Experts answer your top practice questions

Each week, pharmacists across the country ring PSA’s Pharmacist to Pharmacist advice line looking for guidance on everything from practice-related queries to ethical dilemmas. In this series, Australian Pharmacist speaks to the experts to answer some of the most frequently asked questions.

This month Amanda Fairjones MPS, PSA Professional Support Advisor, and Peter Guthrey MPS, Senior Pharmacist – Strategic Policy, answer your questions about the end of digital image prescriptions, administering Novavax as a booster, supervising rapid antigen tests and more.

Q: What are the transition arrangements for digital image prescriptions?

The PBS Special Arrangement for digital image prescribing, which enables pharmacies to supply and claim prescriptions directly from faxed/emailed/SMS images from a prescriber, ended on 31 March 2022 (except within hospitals). 

The following transition arrangements apply:

  • Prescribers who send faxed/emailed prescriptions written after 31 March 2022 must also immediately send the paper copy of the prescription directly to the pharmacy. 
  • Prescriptions written on or prior to 31 March 2022 can continue to be supplied under the digital image prescribing initiative until they expire. This includes repeats that have been kept at the original supplying pharmacy.
  • Hospital pharmacies can supply digital image prescriptions for hospital patients’ PBS prescriptions until 31 March 2023. 

Pharmacists should be aware:

  • In NSW, temporary measures will allow supply of non-PBS medicines under this measure until 30 September 2022, without hard copy prescriptions being sent to the pharmacy.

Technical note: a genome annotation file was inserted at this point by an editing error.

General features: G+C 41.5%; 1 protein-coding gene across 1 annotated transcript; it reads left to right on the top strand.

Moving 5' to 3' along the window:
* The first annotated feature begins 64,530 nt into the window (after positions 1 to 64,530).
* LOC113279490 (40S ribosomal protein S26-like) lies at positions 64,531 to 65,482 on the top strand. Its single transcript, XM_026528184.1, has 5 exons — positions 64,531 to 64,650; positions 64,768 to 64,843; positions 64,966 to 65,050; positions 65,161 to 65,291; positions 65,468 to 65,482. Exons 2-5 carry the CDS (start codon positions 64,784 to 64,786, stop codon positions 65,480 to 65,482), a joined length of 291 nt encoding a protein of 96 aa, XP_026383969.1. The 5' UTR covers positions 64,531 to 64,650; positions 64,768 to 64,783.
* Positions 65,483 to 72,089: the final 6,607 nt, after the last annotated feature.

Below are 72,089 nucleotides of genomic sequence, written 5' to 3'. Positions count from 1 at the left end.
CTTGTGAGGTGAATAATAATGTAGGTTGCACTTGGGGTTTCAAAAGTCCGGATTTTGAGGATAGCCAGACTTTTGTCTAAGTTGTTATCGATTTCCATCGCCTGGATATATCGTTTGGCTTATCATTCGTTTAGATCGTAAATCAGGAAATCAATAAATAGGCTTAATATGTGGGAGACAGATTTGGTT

• Victorian regulations do not recognise faxed prescriptions as a legal order.
  • Queensland regulations for telephone/fax orders have changed since digital image prescribing was temporarily enabled. Pharmacists should be aware of shorter periods prescribers have to send original prescriptions to the pharmacy (7 days for Prescription Only Medicines, 5 pm next business day for Controlled Drugs).

The PSA COVID-19 microsite has state-by-state descriptions of requirements for telephone/fax orders

Q: Can I administer Novavax as a booster dose?

Yes, but its use would be rare. In accordance with ATAGI advice, Novavax can only be administered as a booster of ‘last resort’.

Immunisers are bound by ATAGI recommendations on the use of a booster dose of Covid-19 vaccine (25 March 2022), which states:

There are limited data on the safety and immunogenicity of Novavax as a booster dose and it is not TGA-registered for this indication. ATAGI advises that Novavax can be used as a booster dose in an individual aged 18 or older if no other COVID-19 vaccine brand is suitable for that individual.

Further information is available at: PSA COVID-19 vaccine information for pharmacists.

ATAGI has stated either mRNA vaccine (Pfizer or Moderna) is preferred for COVID-19 booster doses for people aged 18 years and older.

For individuals aged 16–17 years, only the Pfizer vaccine can be used. The AstraZeneca vaccine is only recommended for individuals with medical contraindications to the Pfizer and/or Moderna vaccines (e.g. anaphylaxis, myocarditis).

Q: Will my PSA indemnity insurance cover pharmacists supervising RATs?

Yes, as PSA considers the supervision of RATs to be within the scope of a pharmacist’s practice, members with PSA Member Insurance are covered for this service.